15-1.25 5-2.30 13-0.80 4-0.27
16-0.65 6-0.20 14-1.88 5-0.36
17-0.50 7-0.10 15-1.40 6-0.20
18-0.01 8-1.25 16-0.12 9-0.52
20-0.38 9-0.45 18-0.32 12-1.85
22-1.65 14-0.50 Total-6.53 13-0.20
23-2.40 15- T 18-0.16
24-0.18 22- T 19-0.02
25-0.05 25-0.10 20-0.40
26-0.12 28-0.20 30-0.25
27-0.15 29-0.10 Total-5.91
Total-8.-9 31-0.08
Total-7.30

T = Trace
Grand Total = 28.78 inches

RESULTS AND DISCUSSION

Tobacco thrips populations for the entire experimental period were about
the same as that in 1986, and population and damage curves followed the same
pattern as has been observed during the past 12 years. Foliage feeding
Lepidoptera larvae began infesting the plants at approximately the same time
as in 1986, and populations reached the economic population level (4 to 5
larvae per foot of row) only in the population-level experiment two times on
August 24 and 31. Populations of foliage feeding Lepidoptera larvae never
reached the economic population level in the other experiments for the entire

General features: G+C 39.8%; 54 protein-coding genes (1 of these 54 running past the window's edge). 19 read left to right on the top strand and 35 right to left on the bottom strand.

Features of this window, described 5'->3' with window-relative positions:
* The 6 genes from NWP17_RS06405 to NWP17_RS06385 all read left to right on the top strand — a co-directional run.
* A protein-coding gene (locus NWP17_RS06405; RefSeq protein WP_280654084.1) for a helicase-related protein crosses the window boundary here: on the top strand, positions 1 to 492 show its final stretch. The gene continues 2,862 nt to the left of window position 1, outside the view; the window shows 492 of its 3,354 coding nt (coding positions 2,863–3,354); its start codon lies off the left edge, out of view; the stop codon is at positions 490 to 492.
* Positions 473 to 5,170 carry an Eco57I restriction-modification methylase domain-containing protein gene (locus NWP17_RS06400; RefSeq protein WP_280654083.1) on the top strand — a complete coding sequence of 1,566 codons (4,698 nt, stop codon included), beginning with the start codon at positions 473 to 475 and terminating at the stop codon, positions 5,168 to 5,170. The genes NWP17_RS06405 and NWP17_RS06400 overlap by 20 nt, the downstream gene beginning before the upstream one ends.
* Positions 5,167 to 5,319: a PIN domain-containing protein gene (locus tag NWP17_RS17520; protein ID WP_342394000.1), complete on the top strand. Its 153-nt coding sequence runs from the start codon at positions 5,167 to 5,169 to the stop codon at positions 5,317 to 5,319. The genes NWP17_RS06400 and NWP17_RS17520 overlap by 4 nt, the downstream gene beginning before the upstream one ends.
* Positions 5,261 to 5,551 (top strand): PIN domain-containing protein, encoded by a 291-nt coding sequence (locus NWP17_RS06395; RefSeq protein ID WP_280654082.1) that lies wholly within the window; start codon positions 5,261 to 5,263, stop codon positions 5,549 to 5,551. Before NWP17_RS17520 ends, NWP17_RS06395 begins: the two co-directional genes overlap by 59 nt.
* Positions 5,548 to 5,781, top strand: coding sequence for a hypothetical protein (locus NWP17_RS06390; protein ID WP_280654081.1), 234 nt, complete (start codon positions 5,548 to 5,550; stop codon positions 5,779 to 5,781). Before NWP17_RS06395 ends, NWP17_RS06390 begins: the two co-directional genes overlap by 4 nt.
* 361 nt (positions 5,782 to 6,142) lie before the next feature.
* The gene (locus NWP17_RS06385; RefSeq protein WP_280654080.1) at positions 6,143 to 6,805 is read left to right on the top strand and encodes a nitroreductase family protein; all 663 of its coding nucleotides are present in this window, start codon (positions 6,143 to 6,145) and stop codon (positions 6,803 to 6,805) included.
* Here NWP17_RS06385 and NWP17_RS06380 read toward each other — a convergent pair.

growing season. This marks the third year in succession that foliage feeding
Lepidoptera larval populations have been of little or no consequence to the
crop. No apparent explanation for the small Lepidoptera populations on peanut
foliage was obvious. The primary foliage feeding Lepidoptera species were
corn earworm, fall armyworm, granulate cutworm, cabbage looper, velvetbean
caterpillar, and yellowstriped armyworm. Velvetbean caterpillar infestations
began appearing about two weeks earlier than in 1986, and were about as
numerous. Potato leafhopper became a problem in only the foliar spray experi-
ment on June 20, and disappeared about two weeks later. None of the other
experiments were attacked by leafhoppers. Lesser cornstalk borer populations
were about the same in number as in 1986, as rainfall was scattered throughout
the season and was 2.30 inches more at the Agricultural Research and Education
Center and 8.13 inches more at the Marianna School for Boys than in 1986.
Droughty conditions occurred during October, which did not enhance lesser
cornstalk borer populations because cool temperatures during the month pre-
vented an increase in the populations. Plants at the Marianna School for Boys
did not show symptoms of wilt at anytime during the growing season, but plants
at the Agricultural Research and Education Center in the population-level
experiment exhibited wilt symptoms for most of the month of October and into
November until the plants were harvested. Yields were generally smaller than









in 1986 even though rainfall was larger. The adverse effect of the October